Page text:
So how different are we really from our cave-dwelling ancestors? We have more comfortable caves, but to assume we're physically superior is probably delusional. If we still have to sleep and eat and defecate, if we still get sick and old, could our minds be that much improved? For that matter, how much are we different from other animals that sleep and eat and defecate, get sick and get old? Chimpanzees, dogs, elephants, water buffalo... It's a disturbing concept, at least to me. We're just a few creature comforts removed from cavemen. And it's not like most of us have any clue how to procure these things beyond running to Ikea in our Lexus SUV's. If the electricity we out tomorrow and stayed out for good, if gasoline and natural gas went away (which they would without electricity to produce and distribute), how long would it be before our civilization reverted 150 years or more? I say more, because with our current population of 6.5 billion people, a 4-fold increase over the population in 1900, we couldn't possibly feed everyone with 19th century technology.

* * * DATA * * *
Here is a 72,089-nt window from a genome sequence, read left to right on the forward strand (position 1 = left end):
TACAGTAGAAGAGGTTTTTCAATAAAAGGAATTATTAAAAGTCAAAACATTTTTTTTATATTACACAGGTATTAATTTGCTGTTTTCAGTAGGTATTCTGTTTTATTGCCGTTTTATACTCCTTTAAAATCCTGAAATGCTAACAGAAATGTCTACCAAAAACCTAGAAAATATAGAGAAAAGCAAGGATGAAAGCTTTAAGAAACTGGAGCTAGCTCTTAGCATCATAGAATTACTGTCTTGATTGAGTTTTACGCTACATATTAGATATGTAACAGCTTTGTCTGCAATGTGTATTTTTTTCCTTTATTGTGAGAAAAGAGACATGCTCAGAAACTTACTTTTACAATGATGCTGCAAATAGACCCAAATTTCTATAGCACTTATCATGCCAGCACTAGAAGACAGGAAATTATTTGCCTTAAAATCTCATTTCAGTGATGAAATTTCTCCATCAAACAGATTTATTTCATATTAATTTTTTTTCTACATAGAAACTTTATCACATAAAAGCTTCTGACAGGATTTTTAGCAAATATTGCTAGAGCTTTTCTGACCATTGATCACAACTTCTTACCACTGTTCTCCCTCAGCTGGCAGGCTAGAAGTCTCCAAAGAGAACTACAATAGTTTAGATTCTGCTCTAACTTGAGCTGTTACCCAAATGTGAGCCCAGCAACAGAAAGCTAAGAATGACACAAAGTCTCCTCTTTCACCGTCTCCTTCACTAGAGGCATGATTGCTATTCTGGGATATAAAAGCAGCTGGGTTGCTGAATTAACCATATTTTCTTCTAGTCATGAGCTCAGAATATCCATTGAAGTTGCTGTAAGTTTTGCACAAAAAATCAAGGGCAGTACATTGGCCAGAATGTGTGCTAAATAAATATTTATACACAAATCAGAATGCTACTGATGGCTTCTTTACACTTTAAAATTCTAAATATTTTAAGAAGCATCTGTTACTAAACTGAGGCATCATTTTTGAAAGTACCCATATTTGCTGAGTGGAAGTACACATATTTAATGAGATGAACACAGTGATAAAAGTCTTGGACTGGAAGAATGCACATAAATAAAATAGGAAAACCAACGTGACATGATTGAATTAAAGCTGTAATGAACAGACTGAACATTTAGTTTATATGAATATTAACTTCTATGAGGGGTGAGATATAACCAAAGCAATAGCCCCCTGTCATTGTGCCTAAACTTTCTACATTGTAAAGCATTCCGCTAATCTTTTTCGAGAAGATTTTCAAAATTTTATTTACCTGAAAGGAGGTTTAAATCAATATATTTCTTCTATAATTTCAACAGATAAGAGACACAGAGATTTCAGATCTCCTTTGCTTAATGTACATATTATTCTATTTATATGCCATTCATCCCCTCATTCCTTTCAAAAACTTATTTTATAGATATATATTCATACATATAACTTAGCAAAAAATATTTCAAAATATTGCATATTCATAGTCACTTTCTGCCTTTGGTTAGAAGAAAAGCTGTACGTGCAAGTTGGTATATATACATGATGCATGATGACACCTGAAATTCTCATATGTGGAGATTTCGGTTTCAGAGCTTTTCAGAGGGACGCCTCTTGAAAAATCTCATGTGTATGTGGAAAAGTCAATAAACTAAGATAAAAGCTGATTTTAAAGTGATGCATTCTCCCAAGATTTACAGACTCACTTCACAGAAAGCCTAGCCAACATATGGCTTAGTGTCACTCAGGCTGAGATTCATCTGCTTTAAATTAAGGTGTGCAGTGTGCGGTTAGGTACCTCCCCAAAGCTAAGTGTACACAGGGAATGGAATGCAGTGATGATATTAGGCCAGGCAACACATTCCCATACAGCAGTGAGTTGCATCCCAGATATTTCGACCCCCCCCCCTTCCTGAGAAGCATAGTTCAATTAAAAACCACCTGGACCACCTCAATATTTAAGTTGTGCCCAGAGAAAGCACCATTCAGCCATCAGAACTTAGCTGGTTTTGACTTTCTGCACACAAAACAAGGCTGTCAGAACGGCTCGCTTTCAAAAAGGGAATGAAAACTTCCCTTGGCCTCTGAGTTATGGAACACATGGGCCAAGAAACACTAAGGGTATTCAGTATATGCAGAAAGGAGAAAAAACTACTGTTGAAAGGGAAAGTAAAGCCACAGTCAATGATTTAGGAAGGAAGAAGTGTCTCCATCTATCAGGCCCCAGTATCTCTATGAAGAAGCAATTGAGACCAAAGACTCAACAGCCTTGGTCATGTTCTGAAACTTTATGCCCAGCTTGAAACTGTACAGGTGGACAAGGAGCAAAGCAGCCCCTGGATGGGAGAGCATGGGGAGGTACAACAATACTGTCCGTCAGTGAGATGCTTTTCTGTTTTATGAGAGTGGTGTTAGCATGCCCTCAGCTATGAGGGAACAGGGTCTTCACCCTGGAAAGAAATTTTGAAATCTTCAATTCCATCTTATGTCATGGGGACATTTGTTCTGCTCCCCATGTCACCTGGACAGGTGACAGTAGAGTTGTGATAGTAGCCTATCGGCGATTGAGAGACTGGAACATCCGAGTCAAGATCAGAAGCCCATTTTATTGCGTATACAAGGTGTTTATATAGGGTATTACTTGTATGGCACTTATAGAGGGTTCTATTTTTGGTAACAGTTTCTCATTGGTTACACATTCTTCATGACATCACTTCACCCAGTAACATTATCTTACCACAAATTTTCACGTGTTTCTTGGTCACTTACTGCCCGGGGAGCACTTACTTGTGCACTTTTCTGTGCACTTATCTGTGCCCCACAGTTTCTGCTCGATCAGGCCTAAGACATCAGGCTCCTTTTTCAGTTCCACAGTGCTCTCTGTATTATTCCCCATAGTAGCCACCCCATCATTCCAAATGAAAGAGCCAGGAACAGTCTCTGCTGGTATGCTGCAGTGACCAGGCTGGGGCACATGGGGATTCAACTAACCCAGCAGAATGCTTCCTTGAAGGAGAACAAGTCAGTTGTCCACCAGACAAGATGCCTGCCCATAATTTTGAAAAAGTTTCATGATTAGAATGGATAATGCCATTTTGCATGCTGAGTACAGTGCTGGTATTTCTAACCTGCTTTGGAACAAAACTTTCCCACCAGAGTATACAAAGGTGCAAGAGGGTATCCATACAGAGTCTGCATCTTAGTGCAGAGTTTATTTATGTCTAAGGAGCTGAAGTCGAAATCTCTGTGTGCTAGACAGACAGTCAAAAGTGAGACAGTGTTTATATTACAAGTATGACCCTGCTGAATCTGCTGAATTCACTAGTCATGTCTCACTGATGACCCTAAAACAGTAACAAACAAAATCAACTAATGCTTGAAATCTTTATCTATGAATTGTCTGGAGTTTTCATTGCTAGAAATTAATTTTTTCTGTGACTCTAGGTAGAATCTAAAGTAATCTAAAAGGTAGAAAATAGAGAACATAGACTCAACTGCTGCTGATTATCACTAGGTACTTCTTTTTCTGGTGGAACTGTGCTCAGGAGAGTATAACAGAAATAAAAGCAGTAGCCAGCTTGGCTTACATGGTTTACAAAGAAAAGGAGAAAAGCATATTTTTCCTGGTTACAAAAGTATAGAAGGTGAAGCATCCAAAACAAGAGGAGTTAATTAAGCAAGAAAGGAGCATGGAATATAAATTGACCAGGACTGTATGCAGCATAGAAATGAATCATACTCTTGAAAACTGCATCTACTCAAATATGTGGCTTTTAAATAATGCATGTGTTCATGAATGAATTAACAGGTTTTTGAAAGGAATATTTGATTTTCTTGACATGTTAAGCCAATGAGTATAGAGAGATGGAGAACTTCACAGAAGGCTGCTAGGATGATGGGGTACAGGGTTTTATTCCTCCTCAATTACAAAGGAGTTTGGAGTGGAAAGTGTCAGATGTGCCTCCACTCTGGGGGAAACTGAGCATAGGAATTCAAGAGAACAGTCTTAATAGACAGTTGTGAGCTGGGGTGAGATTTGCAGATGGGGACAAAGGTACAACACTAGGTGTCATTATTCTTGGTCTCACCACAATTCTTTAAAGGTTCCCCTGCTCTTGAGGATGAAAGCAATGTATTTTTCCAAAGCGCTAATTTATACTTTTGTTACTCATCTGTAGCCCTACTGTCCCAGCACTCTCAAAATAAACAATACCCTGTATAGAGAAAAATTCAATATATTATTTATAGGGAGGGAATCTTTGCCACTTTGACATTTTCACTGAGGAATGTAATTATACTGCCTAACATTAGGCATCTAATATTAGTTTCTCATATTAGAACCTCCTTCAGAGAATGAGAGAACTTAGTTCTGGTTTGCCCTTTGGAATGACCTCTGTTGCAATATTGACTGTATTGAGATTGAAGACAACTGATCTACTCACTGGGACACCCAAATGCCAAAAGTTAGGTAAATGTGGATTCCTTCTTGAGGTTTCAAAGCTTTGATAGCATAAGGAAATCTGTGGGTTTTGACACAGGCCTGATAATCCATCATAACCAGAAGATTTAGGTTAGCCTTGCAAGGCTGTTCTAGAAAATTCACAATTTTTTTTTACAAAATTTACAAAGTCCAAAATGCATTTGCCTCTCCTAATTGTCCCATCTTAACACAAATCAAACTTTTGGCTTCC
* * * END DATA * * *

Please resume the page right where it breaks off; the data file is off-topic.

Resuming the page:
That's beyond the point, of course. Doomsday scenarios are fun to read about or watch, in a scary sort of way. There's a whole genre of apocalyptic fiction, from The Matrix to Planet of the Apes to Waterworld. But I prefer to focus on the future. If we want to believe we're better than humans past, what have we done to be better? To remove our need to use the bathroom, to sleep, to die? Some people argue that these are things that make us human. But the Truth is, these are things that make us animal. Humanity, as most of us understand it, is in our brains. Any cockroach can defecate. Only humans are smart enough to do it in the bathroom and flush afterwards.
     Although personally, I find it incredible that we still do so.

Monday, January 23, 2006

Crackberry Infringement